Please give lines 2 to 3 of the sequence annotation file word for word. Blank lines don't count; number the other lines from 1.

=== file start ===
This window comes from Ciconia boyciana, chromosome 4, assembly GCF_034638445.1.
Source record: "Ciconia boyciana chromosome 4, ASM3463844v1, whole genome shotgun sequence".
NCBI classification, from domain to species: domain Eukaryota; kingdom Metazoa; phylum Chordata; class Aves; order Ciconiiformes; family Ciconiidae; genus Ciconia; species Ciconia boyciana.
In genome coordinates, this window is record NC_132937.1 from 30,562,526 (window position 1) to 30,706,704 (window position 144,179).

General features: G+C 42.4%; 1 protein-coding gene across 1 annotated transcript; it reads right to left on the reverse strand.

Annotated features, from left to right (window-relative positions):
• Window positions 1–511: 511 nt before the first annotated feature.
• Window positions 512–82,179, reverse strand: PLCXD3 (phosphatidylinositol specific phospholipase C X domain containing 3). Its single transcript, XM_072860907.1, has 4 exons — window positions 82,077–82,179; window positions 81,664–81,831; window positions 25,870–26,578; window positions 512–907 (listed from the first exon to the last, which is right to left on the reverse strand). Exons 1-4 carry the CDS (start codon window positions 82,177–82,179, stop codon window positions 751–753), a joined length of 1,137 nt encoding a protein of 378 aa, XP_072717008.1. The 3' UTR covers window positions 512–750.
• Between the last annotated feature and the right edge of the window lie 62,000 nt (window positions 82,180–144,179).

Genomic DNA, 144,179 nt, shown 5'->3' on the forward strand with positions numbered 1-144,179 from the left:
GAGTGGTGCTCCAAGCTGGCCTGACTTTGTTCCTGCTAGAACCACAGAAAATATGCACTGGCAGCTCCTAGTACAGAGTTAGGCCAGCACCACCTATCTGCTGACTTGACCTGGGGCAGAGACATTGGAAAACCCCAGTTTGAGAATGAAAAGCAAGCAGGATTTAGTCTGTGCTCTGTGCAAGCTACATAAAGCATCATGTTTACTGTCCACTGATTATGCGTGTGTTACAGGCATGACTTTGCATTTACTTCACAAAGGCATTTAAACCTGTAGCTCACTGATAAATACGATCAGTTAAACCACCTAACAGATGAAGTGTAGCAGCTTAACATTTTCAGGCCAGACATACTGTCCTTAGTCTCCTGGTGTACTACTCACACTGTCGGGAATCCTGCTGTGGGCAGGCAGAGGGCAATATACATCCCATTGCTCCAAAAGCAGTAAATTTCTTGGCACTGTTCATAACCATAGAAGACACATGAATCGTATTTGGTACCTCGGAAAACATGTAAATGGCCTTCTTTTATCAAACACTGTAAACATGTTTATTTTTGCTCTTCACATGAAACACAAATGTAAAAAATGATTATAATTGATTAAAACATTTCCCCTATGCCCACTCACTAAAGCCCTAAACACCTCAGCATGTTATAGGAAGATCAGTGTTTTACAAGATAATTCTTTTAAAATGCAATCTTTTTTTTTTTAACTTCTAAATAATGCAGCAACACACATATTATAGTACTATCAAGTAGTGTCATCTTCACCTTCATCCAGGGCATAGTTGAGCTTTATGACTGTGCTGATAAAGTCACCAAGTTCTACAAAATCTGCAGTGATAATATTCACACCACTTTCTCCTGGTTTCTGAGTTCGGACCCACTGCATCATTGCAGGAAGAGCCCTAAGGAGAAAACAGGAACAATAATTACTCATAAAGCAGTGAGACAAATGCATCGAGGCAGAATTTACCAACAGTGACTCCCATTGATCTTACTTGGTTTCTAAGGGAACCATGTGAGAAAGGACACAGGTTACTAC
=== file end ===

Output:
Source record: "Ciconia boyciana chromosome 4, ASM3463844v1, whole genome shotgun sequence".
NCBI classification, from domain to species: domain Eukaryota; kingdom Metazoa; phylum Chordata; class Aves; order Ciconiiformes; family Ciconiidae; genus Ciconia; species Ciconia boyciana.